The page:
Written for Doctify

Have you finished watching Mindhunter yet? How about Stranger Things? And then there’s The Sinner, Big Mouth and countless other shows on streaming services like Netflix, Hulu and Amazon Video. With the rise of 24/7 streaming capabilities, people have started to embrace the habit of “binge watching” television. Not only are we consuming more TV than ever before, instead of having to wait a week (gasp) for a new episode, we simply wait for the autoplay to count down the next episode.

But what effect is this having on our health? Is our sleep being disturbed or diet ruined? Doctify asked Cognitive Behaviour Therapist, Mr Alexander Hedger about the effects of binge watching TV whether there might be a ‘sweet spot’ that balances stress reduction and mood enhancement without interfering with long term life, career and relationship goals.

What effect does excessive TV watching have on our mental health?

In general, whenever the word excessive comes up in psychology it means that something is not working correctly. If you would describe your TV use as ‘excessive’ then it may be, in which case it would be useful to explore why this is the case.

If you consider your TV use excessive, but in reality there aren’t too many overall costs to you, then you might be being overly hard on yourself. It could be useful to explore your thinking patterns more closely as there might be a wider issue around how you treat yourself or your belief systems in regards to the amount of TV use you have over a certain period of time.

Could binge watching be considered an addiction?

No, it wouldn’t be considered an addiction. This is because you are not ingesting a chemical and there is no dependency. However, it could be considered an unhelpful, or possibly compulsive behaviour. Key warning signs have not been easily defined yet but it is important to assess if your TV use is costing you anything in your life.

If there are more costs overall than benefits, this is certainly a warning sign, but TV may not be the sole contributor to the costs in your life. For example, compulsive TV bingeing will likely be a signal of a wider problem such as life stressors, depression problems and relationship problems.

Can it cause depression?

I’m not aware of any evidence that would suggest watching TV directly ’causes’ depression. However, unhelpful TV usage could certainly play a part in maintaining an episode of depression by preventing us living the type of life that gets us closer to achieving our goals.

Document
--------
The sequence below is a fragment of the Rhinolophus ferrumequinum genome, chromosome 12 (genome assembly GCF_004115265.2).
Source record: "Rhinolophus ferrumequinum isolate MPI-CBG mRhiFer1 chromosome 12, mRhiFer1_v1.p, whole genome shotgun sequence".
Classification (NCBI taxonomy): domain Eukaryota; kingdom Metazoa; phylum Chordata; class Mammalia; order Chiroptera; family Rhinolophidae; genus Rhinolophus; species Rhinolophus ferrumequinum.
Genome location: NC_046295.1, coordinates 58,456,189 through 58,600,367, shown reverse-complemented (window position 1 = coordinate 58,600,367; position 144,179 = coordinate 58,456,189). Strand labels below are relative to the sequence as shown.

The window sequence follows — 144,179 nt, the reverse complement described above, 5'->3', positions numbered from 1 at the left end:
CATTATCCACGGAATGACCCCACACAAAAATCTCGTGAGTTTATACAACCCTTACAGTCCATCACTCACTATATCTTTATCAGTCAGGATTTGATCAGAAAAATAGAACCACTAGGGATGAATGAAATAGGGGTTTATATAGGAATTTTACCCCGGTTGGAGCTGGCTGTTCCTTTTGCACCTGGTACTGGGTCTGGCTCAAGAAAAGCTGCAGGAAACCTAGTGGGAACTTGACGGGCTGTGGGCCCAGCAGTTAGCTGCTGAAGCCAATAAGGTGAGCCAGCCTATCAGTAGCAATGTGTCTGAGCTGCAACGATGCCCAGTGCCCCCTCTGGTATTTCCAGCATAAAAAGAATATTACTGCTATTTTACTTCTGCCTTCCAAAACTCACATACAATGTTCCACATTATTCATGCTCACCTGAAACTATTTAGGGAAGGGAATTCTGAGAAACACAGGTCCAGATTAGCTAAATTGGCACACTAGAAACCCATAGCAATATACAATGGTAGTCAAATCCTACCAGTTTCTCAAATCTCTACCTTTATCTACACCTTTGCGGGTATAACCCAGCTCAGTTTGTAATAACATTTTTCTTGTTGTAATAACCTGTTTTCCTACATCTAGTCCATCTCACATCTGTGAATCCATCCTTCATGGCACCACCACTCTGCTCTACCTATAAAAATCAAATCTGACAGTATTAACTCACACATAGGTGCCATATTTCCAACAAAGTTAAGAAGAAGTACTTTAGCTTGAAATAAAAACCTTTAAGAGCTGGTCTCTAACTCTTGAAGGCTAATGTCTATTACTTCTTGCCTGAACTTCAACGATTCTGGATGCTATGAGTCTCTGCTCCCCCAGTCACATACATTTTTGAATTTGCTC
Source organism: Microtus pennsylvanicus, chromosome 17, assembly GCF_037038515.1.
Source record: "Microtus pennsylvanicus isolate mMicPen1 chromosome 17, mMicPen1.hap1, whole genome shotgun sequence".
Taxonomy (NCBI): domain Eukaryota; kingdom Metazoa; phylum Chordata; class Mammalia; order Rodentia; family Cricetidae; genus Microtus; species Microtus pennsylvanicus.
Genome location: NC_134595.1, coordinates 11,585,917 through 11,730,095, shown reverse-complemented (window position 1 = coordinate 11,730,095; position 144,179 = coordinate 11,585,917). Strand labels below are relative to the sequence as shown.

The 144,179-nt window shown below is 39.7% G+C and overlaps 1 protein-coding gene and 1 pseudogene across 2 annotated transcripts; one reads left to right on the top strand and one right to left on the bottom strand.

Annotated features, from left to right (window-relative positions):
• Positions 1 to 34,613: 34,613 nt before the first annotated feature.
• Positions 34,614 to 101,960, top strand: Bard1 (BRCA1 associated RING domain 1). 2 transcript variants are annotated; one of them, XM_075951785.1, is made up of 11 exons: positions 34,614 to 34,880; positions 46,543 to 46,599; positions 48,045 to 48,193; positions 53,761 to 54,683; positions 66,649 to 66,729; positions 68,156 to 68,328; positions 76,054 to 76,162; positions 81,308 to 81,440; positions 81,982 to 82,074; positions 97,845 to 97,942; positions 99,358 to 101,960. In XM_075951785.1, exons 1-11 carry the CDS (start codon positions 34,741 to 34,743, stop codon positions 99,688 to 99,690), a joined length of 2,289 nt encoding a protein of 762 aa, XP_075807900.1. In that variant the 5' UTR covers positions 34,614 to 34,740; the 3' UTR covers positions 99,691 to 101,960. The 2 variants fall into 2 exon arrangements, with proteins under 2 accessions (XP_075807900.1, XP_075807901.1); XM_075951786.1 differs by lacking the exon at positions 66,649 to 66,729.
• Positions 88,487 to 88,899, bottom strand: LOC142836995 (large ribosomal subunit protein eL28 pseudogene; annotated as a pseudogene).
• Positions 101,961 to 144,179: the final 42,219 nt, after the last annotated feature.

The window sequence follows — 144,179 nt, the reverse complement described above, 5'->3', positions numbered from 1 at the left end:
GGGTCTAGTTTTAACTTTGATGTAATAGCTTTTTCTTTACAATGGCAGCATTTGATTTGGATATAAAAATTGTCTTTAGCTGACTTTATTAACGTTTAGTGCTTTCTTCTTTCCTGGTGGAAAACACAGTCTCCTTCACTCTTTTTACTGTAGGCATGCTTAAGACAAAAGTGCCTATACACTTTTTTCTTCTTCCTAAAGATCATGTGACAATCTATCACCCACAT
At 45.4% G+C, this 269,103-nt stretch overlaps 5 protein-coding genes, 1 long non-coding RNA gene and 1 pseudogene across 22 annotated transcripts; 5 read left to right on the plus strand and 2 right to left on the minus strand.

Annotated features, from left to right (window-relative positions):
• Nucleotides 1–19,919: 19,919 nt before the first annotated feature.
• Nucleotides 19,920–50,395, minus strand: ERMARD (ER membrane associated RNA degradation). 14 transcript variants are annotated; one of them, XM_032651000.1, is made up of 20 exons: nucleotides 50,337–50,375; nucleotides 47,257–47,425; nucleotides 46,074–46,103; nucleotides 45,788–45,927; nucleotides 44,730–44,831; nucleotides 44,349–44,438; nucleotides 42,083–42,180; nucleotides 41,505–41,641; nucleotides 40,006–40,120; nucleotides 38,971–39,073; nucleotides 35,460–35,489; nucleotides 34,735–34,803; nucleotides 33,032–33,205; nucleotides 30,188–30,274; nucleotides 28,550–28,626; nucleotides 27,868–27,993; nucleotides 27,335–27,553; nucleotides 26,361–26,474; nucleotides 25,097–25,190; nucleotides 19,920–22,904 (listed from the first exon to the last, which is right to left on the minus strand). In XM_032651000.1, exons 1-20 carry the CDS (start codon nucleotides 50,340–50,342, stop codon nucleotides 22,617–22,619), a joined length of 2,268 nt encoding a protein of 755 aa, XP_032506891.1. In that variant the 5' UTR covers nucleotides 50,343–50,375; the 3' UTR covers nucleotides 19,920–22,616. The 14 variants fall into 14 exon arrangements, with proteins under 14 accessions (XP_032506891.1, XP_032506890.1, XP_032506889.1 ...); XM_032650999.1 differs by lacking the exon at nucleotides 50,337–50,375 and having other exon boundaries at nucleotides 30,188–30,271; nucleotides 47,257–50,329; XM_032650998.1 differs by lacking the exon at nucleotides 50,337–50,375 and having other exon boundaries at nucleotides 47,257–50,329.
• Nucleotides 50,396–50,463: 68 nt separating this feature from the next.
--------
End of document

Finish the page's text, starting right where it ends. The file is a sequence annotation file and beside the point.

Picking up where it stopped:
In some situations, can binge watching actually help our stress levels?

In terms of stress, sometimes having an alternative place to focus our attention (such as TV) can be a useful exercise to gain a temporary respite from an acute stressor. However, ultimately it is about striking the balance and not using TV as a way to avoid dealing with a stressor.

Does watching TV at night affect the quality of our sleep?

Yes, watching TV usually invites us to concentrate intensely on something which is the opposite of what your body does during sleep. This stimulation will make it harder to ‘switch the mind off’ and fall into a restful sleep. Also, by watching TV, we are receiving artificial light and this can ‘confuse’ the brain into thinking it may not be time to sleep. Certain types of hormones involved in sleep (e.g. Melatonin) are partially regulated by light levels and are therefore staring at a light source can interfere with the natural balances of chemical processes that occur when our body prepares for sleep. This could increase initial insomnia (struggling to get to sleep) and also lead to more frequent waking through the night.

TV has become one of the world’s new favourite pastimes and “binge watching” is growing – especially with the advent of 24/7 streaming services. Whether we admit it or not, TV could be affecting our daily life and more importantly our sleep. If you are concerned that your TV consumption may be masking a more serious condition, you should think about seeking the advice of a specialist.

 


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